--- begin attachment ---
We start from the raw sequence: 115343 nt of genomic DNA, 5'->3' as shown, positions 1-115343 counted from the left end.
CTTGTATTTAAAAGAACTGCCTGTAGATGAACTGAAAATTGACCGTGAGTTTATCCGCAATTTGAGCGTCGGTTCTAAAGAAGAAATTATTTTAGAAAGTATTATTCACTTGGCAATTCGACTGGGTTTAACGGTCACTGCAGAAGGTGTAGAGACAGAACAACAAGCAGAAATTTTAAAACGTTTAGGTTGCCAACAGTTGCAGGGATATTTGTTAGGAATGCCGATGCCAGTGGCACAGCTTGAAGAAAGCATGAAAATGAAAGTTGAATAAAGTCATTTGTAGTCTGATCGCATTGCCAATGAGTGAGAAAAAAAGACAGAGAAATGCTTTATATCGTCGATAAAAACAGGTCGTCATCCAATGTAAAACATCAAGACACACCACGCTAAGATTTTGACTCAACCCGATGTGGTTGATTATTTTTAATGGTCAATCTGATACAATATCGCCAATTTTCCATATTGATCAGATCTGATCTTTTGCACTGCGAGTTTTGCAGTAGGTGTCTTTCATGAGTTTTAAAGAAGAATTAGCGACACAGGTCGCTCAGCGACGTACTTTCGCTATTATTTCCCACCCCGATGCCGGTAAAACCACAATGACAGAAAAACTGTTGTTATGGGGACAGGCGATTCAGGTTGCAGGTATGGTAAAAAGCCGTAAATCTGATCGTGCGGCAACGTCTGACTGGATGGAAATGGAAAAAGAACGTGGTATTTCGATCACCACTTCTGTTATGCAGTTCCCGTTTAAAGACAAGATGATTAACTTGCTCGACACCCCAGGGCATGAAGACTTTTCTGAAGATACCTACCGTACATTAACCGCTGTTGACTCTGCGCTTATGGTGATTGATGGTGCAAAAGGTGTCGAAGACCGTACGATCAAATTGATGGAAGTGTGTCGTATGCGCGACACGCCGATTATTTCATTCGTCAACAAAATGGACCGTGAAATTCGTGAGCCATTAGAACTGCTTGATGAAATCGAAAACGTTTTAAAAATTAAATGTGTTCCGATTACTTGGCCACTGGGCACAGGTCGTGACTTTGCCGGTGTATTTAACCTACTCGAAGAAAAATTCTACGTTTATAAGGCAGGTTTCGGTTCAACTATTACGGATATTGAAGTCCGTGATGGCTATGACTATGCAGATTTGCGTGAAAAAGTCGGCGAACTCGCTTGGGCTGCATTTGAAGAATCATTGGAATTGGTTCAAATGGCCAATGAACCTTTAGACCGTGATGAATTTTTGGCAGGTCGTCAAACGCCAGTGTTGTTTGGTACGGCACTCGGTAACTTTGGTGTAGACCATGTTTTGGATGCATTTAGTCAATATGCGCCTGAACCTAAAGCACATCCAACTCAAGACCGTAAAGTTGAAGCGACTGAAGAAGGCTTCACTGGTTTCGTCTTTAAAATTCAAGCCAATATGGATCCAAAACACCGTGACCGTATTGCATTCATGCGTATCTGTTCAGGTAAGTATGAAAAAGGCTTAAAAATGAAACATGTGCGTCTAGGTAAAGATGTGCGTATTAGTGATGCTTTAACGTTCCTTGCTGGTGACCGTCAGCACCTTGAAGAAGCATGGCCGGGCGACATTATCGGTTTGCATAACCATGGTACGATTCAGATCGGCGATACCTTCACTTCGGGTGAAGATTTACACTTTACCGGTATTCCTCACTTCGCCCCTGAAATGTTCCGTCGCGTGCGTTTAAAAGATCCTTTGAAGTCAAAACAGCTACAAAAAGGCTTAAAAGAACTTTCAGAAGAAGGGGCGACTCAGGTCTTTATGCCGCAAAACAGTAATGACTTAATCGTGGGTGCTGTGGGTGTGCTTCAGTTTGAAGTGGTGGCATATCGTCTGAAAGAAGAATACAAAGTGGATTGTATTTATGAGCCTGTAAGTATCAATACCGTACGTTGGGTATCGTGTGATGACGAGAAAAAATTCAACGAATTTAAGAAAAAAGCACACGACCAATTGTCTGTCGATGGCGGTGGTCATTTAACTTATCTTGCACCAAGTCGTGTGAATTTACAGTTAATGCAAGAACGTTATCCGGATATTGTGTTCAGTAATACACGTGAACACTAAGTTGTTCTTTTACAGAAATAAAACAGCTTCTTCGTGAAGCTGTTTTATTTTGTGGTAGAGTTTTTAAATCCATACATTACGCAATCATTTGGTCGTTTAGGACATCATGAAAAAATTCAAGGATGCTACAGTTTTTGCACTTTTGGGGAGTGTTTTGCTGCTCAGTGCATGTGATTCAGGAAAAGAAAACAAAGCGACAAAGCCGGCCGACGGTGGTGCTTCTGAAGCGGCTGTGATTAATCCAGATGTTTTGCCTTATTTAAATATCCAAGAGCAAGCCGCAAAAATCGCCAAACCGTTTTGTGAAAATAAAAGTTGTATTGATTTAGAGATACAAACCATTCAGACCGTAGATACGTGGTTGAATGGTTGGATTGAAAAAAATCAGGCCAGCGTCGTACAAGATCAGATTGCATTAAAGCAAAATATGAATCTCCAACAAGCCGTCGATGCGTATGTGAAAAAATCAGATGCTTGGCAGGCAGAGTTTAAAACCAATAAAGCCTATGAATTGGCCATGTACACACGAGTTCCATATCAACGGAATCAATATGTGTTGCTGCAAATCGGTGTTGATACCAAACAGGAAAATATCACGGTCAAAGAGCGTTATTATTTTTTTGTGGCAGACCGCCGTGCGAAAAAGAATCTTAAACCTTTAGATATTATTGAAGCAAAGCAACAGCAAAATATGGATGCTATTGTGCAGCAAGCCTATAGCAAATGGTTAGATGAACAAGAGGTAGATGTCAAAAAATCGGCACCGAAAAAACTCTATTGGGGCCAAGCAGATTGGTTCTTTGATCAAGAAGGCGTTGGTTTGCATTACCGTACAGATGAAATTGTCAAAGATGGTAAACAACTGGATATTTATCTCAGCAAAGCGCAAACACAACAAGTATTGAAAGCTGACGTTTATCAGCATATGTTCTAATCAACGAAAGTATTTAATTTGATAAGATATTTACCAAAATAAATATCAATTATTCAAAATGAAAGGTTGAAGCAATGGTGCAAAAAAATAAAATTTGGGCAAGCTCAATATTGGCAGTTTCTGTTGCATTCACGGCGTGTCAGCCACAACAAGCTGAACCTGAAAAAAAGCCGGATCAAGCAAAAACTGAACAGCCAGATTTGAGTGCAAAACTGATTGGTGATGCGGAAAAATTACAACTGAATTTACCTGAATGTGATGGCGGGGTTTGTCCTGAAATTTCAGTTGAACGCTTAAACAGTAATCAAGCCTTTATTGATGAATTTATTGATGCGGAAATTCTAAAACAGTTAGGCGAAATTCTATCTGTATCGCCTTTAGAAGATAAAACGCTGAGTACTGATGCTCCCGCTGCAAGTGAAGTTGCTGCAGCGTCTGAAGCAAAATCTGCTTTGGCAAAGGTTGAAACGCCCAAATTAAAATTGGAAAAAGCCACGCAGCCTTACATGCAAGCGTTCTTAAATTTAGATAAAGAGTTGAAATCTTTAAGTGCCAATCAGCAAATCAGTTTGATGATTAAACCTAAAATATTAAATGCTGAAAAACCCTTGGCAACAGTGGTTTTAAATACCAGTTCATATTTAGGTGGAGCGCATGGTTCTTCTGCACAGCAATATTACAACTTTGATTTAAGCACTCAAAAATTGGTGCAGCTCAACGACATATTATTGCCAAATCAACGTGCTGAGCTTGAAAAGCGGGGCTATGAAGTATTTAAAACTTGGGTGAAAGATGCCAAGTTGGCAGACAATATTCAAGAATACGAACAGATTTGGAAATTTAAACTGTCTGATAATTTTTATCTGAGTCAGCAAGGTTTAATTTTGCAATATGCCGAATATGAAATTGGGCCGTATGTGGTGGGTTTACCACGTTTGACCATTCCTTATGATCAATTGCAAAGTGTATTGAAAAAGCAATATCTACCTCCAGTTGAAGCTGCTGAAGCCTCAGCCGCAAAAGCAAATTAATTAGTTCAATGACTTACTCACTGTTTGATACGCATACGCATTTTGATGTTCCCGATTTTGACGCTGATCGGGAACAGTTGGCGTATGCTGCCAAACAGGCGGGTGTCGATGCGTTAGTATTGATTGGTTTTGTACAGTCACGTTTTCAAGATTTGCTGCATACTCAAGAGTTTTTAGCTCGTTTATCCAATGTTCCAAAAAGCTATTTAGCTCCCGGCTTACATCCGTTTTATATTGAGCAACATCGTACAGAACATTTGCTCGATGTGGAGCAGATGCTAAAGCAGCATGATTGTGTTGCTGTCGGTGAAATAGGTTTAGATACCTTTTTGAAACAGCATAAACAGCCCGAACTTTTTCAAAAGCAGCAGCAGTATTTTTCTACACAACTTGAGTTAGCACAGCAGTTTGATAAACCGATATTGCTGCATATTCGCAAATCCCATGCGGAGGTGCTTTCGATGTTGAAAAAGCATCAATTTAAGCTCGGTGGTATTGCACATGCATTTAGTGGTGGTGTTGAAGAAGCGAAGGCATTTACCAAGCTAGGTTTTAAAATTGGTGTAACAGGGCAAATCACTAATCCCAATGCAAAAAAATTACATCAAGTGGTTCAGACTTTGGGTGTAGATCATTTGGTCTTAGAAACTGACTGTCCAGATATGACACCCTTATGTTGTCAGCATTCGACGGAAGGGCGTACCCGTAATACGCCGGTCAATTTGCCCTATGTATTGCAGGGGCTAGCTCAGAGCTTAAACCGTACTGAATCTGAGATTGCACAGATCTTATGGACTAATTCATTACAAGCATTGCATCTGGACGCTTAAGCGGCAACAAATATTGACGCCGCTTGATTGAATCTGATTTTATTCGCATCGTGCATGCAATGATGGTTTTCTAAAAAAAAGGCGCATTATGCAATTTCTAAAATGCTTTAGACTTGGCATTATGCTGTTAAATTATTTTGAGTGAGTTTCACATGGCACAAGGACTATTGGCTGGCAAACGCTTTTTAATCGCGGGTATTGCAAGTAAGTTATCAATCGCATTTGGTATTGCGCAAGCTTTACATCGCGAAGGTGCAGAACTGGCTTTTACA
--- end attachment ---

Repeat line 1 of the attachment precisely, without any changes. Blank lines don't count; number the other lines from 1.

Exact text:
We start from the raw sequence: 115343 nt of genomic DNA, 5'->3' as shown, positions 1-115343 counted from the left end.